We have around 600 muscles in our body that perform a range of essential functions, like allowing movement and pumping blood. Therefore, maintaining muscle strength is important for our health (Better Health, 2012).

The importance of building muscle strength

Lifting heavy weights in the gym isn’t the only way to increase your muscle strength – in fact, research has shown that performing just one eccentric muscle contraction at maximum effort per day can have a positive impact on your muscle strength.

Professor Ken Nosaka is a Professor of Exercise and Sports Science at Edith Cowan University. He has researched muscle soreness related to exercise and exercises that benefit muscle strength throughout his career.

He shares that as we age our muscle strength begins to decrease slowly, and that muscle strength is also key to maintaining mobility and a healthy weight. His recent research shows that performing one eccentric muscle contraction per day, 5 times a week, for 4 weeks, can have a positive impact on the muscle strength of young adults.

‘So, only 3 seconds a day – 3 seconds a day, 15 seconds a week, 60 seconds a month,’ Professor Nosaka shares with Wellbeing by Teacher. ‘… We can say this is the minimum exercise you need to do to maintain muscle strength and muscle mass.’

What is an eccentric muscle contraction?

An eccentric muscle contraction is the action of lengthening your muscles, for example, the muscles in your legs are performing an eccentric contraction when you are walking down a flight of stairs.

Another example you might be familiar with is the act of lifting weights. When you lift a weight upwards, your muscles are shortening, which means they are performing a concentric muscle contraction. When you lower that weight back down, your muscle is lengthening, which means you are performing an eccentric muscle contraction. It’s the act of lowering a weight during a bicep curl that was tested and found to be effective in Nosaka’s research.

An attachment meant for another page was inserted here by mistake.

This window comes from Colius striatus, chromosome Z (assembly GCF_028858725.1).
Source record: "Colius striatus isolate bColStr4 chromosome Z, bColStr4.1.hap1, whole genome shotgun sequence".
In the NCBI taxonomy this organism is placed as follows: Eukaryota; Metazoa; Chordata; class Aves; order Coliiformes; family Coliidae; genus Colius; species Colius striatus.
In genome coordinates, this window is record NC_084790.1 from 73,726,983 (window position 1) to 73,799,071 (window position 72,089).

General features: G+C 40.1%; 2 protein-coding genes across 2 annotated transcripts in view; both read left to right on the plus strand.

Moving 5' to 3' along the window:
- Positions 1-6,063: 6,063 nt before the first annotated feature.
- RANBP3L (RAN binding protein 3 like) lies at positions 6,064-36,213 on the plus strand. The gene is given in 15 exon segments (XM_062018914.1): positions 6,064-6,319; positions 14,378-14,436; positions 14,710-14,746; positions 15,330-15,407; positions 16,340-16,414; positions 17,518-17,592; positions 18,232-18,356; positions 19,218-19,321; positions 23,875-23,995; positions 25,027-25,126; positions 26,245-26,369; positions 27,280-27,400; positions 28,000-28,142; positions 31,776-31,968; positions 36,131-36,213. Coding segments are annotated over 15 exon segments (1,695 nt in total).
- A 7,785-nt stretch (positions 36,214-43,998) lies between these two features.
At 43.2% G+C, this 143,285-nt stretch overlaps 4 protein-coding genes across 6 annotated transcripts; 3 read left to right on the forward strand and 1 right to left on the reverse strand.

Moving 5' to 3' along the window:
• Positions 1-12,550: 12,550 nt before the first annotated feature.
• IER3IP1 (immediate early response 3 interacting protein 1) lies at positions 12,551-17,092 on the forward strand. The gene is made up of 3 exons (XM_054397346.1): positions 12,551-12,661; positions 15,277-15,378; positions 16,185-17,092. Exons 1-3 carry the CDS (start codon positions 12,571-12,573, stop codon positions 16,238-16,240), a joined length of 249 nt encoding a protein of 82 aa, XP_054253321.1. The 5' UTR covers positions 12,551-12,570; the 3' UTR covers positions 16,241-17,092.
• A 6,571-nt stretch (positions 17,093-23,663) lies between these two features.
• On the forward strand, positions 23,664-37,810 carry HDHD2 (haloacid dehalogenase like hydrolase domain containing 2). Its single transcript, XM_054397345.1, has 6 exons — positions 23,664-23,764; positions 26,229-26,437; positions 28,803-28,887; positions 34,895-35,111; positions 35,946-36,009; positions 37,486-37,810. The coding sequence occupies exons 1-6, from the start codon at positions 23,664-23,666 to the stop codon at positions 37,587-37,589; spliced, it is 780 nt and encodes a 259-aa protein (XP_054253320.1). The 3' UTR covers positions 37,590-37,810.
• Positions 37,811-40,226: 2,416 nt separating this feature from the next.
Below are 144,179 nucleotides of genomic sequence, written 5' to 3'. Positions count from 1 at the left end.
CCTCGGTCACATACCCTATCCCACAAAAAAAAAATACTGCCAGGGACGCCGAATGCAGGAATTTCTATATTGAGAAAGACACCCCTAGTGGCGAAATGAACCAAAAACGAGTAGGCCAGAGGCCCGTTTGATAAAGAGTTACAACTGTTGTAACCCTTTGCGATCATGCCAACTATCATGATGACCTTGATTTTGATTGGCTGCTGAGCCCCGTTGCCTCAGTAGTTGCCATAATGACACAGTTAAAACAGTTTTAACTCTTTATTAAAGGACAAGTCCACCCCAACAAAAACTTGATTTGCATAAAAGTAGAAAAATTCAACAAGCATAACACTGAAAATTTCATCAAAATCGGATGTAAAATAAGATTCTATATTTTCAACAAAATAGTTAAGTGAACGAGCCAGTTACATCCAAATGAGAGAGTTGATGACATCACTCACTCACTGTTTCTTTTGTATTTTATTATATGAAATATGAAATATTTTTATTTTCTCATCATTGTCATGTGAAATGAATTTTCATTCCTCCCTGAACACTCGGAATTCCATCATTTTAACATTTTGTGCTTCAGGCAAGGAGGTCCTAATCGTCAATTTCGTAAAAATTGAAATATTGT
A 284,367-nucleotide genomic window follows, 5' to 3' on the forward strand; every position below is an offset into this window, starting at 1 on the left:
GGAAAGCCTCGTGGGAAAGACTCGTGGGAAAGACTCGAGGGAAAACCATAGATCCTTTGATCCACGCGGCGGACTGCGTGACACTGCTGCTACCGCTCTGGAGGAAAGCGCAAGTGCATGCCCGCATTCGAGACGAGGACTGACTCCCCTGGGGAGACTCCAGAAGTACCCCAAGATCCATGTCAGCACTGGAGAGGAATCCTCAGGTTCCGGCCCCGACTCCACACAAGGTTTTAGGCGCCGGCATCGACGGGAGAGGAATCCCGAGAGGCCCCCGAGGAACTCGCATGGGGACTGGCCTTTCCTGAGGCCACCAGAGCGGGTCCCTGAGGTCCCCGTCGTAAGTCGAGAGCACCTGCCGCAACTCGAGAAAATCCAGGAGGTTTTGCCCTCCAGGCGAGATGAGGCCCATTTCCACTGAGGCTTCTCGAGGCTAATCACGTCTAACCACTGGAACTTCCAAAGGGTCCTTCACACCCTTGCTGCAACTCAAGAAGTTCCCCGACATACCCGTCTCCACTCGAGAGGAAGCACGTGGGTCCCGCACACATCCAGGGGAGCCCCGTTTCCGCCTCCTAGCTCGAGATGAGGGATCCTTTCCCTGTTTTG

How to build your muscle strength

Part of Professor Nosaka’s research involved increasing the number of eccentric muscle contractions to 6 per day instead of one, to see if there was any extra benefit on muscle strength. Compressing all of the eccentric contraction exercises to perform them once per week, instead of across 5 days, was also tested.

‘We found that if you are doing 6 contractions a day only once a week, [there is] no improvement at all. But if you are doing 6 contractions per day, 5 days a week, for 4 weeks, you can increase muscle strength, but [it’s] very similar to only one contraction per day.

‘So increasing from one to 6 doesn’t make any difference. So, it means that we need a very small amount of exercise regularly (every day) – that is key. That is kind of the conclusion at this moment.’

Strategies for developing and maintaining muscle strength

There are many ways adults can begin to work on their muscle strength at home, with no equipment, Professor Nosaka shares.

‘Sitting down to chairs slowly, in 5 counts, is also [an] eccentric contraction. So, whenever you sit down to chair, sit down slowly,’ he suggests.

‘Then, if you want to strengthen your arm muscles – so we often do push ups, right? But maybe the important thing is going to the floor slowly, not pushing up. But going to the floor slowly, that is the eccentric phase … those can be done any time.

‘So, teachers are very busy, I think, but they can find 10 seconds or 30 seconds easily … every muscle contraction counts.’


Better Health. (2012). Muscles. Accessed September 2022. https://www.betterhealth.vic.gov.au/health/conditionsandtreatments/muscles

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